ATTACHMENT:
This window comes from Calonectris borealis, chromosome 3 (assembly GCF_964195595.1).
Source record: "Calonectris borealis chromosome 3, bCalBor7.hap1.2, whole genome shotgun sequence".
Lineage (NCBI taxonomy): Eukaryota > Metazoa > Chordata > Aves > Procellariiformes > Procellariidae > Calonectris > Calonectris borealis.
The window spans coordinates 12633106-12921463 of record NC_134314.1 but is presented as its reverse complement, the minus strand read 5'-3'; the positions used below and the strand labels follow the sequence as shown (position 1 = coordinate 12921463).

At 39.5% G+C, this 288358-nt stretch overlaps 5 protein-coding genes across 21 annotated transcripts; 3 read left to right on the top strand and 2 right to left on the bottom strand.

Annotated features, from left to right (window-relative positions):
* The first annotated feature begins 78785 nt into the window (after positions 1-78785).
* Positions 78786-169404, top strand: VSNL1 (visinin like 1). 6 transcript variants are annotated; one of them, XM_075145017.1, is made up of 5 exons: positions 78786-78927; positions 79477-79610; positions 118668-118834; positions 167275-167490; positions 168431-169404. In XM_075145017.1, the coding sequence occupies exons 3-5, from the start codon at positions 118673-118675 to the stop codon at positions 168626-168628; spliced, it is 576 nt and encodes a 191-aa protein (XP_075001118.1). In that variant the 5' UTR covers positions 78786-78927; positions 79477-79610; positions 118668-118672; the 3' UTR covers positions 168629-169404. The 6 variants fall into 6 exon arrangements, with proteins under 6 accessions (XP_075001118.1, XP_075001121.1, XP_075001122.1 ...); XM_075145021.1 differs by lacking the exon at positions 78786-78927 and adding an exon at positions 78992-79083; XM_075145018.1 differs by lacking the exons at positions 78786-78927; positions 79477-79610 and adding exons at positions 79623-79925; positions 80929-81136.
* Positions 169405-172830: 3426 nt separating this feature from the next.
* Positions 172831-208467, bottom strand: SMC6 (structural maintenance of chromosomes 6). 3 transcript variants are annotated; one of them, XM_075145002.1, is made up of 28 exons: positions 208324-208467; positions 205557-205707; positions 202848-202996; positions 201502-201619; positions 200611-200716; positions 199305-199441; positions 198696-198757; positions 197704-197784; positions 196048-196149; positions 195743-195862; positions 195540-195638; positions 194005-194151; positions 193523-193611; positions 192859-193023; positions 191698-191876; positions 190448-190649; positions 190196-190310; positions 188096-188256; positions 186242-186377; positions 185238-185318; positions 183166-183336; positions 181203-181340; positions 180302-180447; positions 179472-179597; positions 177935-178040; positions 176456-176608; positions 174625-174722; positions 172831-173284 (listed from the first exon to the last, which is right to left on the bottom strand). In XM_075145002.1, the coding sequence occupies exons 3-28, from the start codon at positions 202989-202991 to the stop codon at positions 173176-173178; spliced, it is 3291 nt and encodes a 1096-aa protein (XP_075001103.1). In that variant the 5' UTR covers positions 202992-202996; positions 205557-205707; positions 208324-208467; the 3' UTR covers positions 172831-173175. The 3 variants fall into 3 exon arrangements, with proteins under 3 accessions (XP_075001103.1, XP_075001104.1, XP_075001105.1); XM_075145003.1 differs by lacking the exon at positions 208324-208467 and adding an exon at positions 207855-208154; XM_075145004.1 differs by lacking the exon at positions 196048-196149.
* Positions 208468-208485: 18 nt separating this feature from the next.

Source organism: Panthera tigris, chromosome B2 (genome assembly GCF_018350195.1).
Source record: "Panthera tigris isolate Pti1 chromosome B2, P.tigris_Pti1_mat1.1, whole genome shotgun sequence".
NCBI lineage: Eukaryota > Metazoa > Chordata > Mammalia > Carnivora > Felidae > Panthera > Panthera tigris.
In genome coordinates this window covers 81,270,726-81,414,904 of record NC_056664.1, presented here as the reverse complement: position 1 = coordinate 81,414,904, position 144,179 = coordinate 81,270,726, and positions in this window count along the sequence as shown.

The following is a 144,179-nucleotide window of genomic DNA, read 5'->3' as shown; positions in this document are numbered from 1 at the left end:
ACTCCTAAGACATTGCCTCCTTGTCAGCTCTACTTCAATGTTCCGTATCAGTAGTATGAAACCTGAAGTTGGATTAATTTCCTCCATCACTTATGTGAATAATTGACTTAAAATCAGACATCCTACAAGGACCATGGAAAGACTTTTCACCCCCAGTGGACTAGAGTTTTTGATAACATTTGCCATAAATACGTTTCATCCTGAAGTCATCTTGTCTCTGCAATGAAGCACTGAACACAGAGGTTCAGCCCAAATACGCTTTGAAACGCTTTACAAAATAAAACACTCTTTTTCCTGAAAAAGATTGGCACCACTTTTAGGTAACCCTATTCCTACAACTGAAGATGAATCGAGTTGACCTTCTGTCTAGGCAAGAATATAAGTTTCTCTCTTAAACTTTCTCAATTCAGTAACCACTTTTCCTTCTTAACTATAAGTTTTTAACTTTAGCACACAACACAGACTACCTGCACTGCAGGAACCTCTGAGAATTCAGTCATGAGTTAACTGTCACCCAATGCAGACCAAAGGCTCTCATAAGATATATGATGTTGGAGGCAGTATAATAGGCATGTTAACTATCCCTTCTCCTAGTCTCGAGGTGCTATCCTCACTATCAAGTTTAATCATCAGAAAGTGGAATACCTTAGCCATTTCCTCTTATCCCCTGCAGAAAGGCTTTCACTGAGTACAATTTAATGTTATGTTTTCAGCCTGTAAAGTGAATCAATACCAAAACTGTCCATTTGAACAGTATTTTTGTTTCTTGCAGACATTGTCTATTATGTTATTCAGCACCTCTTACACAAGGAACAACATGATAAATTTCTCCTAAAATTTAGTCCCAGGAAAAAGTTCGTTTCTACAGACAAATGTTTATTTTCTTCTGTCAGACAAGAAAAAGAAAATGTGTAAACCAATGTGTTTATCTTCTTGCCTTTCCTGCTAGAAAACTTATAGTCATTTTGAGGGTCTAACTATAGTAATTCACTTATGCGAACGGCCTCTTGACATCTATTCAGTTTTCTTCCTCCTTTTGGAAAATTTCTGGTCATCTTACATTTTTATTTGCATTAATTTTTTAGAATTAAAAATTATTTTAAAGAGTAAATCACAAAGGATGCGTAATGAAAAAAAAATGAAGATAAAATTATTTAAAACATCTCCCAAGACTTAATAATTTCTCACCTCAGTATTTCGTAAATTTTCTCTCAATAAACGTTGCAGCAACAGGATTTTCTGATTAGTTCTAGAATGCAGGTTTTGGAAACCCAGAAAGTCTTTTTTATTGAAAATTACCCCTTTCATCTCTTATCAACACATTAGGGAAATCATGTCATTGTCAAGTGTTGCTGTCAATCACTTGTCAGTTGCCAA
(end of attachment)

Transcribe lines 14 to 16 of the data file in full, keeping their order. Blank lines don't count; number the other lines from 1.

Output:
NCBI lineage: Eukaryota > Metazoa > Chordata > Mammalia > Carnivora > Felidae > Panthera > Panthera tigris.
In genome coordinates this window covers 81,270,726-81,414,904 of record NC_056664.1, presented here as the reverse complement: position 1 = coordinate 81,414,904, position 144,179 = coordinate 81,270,726, and positions in this window count along the sequence as shown.

The following is a 144,179-nucleotide window of genomic DNA, read 5'->3' as shown; positions in this document are numbered from 1 at the left end: